primary research

what is it like to educate middle schoolers?:

semi-structured interview with middle school teachers

goals

 

We interviewed two middle school teachers: a 30-year veteran 8th grade math teacher and a 7th grade math and science teacher with 3 years experience. The teachers work at Centennial Middle School, a Title 1 school in Raleigh North Carolina (see photo below). We sought to uncover the social behaviors, motives, and learning challenges that they observe among their students. 

 

 

key insights

 

  • middle schoolers are pretty self-absorbed and prideful

    • this leads them to be very competitive with one another

    • they are mostly extrinsically motivated

  • they want to know "why"

  • their attention span is about 3 sentences

  • they love pop culture, memes, and humor

  • they enjoy interactivity and tactility

  • they respond well to narrative

research synthesis

affinity clustering & concept mapping

Synthesizing our literature review and interviews, I created an affinity diagram of adolescent characteristics, behaviors, and motivations.​  ​

research synthesis

persona generation

Our research informed the development of Jordan, our target persona.  We validated this persona with experts (middle school teachers).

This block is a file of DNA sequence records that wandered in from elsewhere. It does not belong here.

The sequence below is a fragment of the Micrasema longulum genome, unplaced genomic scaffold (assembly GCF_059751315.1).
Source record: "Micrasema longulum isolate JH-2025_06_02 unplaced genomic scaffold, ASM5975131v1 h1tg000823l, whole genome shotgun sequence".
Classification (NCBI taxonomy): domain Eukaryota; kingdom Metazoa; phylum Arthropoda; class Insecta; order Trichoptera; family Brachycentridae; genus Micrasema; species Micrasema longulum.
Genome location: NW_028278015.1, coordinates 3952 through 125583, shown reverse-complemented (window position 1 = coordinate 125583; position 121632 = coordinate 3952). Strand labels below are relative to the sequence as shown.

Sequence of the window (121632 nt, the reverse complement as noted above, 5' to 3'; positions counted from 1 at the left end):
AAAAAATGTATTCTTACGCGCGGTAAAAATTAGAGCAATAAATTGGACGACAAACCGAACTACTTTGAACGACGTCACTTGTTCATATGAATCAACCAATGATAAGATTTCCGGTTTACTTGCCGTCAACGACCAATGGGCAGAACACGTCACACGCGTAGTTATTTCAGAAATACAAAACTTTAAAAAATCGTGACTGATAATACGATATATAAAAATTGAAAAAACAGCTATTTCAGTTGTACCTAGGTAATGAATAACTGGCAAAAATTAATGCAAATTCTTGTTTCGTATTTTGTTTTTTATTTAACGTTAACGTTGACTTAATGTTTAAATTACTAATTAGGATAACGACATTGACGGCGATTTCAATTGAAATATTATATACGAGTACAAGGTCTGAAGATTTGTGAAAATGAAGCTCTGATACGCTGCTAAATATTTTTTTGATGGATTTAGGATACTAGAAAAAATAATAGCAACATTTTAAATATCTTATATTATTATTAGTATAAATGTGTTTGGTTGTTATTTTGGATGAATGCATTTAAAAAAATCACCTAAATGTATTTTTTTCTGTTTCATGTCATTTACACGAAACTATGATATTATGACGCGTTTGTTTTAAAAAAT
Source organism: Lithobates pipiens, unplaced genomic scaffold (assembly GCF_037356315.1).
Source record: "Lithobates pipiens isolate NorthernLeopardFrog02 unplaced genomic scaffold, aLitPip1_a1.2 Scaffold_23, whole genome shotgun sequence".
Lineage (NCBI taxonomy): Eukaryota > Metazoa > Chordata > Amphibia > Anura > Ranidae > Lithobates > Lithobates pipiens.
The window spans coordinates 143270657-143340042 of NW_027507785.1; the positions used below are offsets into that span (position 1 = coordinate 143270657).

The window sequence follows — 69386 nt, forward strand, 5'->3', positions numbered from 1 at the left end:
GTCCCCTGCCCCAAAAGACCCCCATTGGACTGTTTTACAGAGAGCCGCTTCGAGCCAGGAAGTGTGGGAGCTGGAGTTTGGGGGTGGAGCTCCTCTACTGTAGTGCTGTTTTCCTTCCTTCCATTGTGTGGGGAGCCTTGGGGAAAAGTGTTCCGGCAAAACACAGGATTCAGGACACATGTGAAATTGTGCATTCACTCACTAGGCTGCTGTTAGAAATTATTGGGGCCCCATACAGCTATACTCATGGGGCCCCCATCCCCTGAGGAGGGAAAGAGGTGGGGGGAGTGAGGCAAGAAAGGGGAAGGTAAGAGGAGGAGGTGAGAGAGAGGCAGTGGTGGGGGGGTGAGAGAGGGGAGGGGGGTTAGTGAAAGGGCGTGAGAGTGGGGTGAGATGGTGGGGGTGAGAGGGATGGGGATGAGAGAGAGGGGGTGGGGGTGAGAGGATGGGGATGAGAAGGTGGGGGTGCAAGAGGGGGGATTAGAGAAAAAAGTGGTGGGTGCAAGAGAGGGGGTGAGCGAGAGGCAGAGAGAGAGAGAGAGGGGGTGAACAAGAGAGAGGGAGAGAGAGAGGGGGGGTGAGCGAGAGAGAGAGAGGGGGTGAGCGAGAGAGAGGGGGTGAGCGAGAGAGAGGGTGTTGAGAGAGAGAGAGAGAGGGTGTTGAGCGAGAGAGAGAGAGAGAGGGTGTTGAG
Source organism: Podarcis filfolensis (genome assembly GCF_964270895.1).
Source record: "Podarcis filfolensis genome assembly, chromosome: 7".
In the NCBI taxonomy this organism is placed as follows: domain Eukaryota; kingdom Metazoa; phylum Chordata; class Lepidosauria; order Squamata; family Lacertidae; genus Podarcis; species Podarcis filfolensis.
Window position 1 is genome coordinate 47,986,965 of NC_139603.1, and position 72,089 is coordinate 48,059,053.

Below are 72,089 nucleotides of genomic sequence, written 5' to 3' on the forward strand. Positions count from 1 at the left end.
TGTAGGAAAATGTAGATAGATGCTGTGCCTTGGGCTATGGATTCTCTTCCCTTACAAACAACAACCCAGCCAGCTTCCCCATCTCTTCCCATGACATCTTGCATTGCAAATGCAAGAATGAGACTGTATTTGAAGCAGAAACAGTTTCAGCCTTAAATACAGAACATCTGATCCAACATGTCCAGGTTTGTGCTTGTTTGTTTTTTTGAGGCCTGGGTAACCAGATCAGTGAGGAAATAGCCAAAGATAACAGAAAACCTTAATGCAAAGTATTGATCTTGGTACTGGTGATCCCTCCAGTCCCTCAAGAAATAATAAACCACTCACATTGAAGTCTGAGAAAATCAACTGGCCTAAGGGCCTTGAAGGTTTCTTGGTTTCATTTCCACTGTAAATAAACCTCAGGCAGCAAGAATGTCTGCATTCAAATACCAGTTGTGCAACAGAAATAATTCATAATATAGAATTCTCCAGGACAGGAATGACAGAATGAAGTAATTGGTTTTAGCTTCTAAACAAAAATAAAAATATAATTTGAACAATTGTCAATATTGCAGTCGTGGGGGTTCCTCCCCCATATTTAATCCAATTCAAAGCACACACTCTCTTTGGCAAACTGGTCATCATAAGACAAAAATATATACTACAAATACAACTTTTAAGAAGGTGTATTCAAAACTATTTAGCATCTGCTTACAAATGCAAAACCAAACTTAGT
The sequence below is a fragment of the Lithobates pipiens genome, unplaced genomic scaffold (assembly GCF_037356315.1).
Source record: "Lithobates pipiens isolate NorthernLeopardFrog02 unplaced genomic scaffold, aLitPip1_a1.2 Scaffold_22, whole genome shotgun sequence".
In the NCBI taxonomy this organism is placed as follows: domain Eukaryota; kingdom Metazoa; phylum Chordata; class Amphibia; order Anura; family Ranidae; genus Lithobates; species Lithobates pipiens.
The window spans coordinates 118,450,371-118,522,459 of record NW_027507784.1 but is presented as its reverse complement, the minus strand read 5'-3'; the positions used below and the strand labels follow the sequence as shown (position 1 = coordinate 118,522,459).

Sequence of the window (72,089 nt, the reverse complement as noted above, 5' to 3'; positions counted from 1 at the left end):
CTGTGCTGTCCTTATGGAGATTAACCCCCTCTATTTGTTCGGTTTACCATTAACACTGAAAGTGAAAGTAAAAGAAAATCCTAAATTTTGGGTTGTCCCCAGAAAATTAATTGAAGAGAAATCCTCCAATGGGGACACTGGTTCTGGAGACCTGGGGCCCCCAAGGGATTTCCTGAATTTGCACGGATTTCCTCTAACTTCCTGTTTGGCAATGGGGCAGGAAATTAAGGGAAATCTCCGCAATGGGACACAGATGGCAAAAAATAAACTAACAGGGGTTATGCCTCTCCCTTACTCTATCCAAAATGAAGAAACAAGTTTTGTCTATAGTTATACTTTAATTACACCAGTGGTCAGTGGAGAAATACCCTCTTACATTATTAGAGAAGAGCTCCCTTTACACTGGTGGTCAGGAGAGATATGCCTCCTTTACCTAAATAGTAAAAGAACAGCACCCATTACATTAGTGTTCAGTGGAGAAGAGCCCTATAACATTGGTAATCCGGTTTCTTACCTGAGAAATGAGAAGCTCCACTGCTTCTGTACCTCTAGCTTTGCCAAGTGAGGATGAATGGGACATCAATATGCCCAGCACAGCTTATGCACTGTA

research synthesis

as-is journey map

identifying design opportunities & goals

My team chose to focus on the following design goals:

  • narrative-driven experience

    • contextualize distributions and data with a narrative-based experience

  • user agency

    • give students agency over their own learning and an opportunity to be in control

    • show them that data intepretation is not just about "right" and "wrong"

  • user empowerment

    • empower students to interpret real data  in various contexts

 

challenges

device affordance considerations

Based on our research and our persona's needs, we elected to prototype our learning tool on a mobile phone (for iOS).  We considered a mobile phone's affordances (gestural touch interface, location services, accelerometer, haptics etc) and how we could incorporate them into our game.  Perhaps users could move their phone in a 360-degree circle to explore.  Perhaps haptic feedback and sound effects could reinforce learning.  

 

 

challenges

finding an appropriate data set